Who We Are

WWF (World Wide Fund for Nature) is one of the world’s largest and most respected independent organizations dedicated to the conservation of nature. Since the first office was founded in Switzerland in 1961, WWF has grown into a global network active in more than 100 countries with almost five million supporters.

WWF has been active in China since 1980, when it was invited by the Chinese government as the first international NGO to work on nature conservation. The Beijing office opened in 1996, and there are now 8 additional field programme offices spread across China.

WWF has more than 120 staff working in China on a broad range of conservation programmes including species, freshwater, forest, marine, climate change and energy, the green economy and footprint.

In 2010, WWF celebrated 30 years of conservation work in China. Our major achievements over that time included supporting the establishment of 62 giant panda nature reserves, the protection of over 1.64 million ha of wetlands through the Yangtze Basin wetland conservation network, and the certification of close to 1.25 million ha of forest as part of the Forest Stewardship Council’s responsible management system.

Working with partners, we have promoted sustainable business practices and launched China’s pioneering low carbon demonstration cities, Baoding and Shanghai.

WWF has also raised awareness about conservation and sustainability issues and encouraged the public and the private sector to take action through activities such as the "20 Ways to 20%" energy saving initiative and Earth Hour, the world’s largest climate change action campaign.
People’s choices over the next decade will determine the fate of all life on Earth, and the actions taken in China will play a critical part. WWF believes China can play a leadership role in the journey towards sustainability. By working together, we will find the best solutions to save nature from the severe threats posed by humanity.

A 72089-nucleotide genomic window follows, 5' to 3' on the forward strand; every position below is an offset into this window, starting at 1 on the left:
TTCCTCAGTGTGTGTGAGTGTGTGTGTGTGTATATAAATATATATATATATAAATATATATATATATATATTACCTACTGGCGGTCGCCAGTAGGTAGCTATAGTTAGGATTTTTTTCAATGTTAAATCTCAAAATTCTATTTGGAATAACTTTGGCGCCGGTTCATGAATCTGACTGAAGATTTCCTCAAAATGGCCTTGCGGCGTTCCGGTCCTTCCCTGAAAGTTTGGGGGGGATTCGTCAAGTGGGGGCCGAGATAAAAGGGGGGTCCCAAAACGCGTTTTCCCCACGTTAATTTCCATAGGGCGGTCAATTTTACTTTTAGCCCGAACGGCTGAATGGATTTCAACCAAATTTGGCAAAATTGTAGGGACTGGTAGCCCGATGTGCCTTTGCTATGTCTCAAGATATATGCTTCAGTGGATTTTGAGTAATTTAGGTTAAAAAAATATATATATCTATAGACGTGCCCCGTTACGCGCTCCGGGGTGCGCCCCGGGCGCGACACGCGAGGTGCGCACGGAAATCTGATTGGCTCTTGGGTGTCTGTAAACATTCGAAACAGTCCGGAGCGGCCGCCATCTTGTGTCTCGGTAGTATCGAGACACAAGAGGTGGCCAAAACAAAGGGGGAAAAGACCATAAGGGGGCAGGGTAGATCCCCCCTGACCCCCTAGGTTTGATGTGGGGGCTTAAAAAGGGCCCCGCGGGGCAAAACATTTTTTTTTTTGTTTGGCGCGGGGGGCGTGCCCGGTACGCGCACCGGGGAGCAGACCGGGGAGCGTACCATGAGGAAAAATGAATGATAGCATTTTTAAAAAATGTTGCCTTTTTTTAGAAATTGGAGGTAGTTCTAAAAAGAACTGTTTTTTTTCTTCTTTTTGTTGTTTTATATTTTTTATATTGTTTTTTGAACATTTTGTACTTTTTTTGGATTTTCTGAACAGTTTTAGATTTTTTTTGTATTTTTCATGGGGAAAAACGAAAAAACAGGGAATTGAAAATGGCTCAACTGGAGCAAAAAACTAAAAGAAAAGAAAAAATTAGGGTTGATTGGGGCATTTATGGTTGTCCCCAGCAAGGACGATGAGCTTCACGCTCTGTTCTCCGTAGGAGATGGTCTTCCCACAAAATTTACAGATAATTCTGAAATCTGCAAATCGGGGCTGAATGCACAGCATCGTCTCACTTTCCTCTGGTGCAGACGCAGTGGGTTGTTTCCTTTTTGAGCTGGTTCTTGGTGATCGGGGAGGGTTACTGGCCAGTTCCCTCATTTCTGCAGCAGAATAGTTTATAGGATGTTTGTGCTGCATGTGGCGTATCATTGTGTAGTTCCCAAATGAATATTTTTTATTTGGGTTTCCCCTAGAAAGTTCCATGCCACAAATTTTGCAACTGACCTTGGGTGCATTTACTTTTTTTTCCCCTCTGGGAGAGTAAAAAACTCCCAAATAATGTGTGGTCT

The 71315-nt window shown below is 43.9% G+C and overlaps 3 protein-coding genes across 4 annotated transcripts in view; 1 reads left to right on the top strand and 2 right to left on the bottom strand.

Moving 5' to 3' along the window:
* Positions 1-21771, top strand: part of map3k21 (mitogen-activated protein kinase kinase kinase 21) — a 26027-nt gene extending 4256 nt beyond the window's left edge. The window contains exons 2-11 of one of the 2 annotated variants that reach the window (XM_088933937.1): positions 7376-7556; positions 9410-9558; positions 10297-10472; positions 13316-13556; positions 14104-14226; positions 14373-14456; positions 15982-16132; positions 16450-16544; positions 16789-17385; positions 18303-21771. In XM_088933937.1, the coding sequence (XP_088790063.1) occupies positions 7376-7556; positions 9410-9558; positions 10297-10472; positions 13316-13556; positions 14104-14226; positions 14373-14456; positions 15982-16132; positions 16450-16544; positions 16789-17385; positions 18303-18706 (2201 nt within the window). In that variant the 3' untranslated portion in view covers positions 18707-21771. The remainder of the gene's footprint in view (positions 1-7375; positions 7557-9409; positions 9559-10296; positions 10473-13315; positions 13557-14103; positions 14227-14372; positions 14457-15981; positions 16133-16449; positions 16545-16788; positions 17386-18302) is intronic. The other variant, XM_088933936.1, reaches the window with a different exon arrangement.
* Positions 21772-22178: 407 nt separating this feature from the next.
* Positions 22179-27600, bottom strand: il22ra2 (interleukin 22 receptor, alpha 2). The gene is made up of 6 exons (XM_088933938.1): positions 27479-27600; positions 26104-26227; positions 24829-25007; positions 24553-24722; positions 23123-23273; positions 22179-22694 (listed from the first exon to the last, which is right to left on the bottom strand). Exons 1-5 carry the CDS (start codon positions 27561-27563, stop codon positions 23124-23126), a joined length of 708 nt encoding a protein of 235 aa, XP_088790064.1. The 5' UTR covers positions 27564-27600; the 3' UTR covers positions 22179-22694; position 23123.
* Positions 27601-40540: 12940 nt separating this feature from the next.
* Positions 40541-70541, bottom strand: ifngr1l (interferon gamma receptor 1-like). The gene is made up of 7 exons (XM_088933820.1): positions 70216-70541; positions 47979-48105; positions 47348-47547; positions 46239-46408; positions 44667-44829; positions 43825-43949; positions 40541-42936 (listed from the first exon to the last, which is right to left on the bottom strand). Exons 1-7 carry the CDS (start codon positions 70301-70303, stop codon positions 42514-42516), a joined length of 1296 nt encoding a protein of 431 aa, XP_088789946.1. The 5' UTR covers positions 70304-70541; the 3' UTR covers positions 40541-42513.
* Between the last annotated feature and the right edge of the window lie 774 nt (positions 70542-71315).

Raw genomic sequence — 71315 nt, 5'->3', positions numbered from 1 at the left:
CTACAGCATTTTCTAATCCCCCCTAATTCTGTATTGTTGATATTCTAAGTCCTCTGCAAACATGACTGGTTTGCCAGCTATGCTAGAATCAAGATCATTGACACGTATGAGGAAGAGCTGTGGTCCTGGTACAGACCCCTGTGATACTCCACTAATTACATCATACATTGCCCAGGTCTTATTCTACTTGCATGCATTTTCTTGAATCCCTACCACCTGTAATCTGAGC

WWF's Mission Statement

To stop the degradation of the planet's natural environment and to build a future in which humans live in harmony with nature, by:
  • conserving the world's biological diversity
  • ensuring that the use of renewable natural resources is sustainable
  • promoting the reduction of pollution and wasteful consumption.

WWF's Guiding Principles

To guide WWF in its task of achieving the mission, the following principles have been adopted. WWF will:
  • be global, independent, multicultural and non party political
  • use the best available scientific information to address issues and critically evaluate all its endeavours
  • seek dialogue and avoid unnecessary confrontation
  • build concrete conservation solutions through a combination of field based projects, policy initiatives, capacity building and education work
  • involve local communities and indigenous peoples in the planning and execution of its field programmes, respecting their cultural as well as economic needs
  • strive to build partnerships with other organizations, governments, business and local communities to enhance WWF’s effectiveness
  • run its operations in a cost effective manner and apply donors’ funds according to the highest standards of accountability.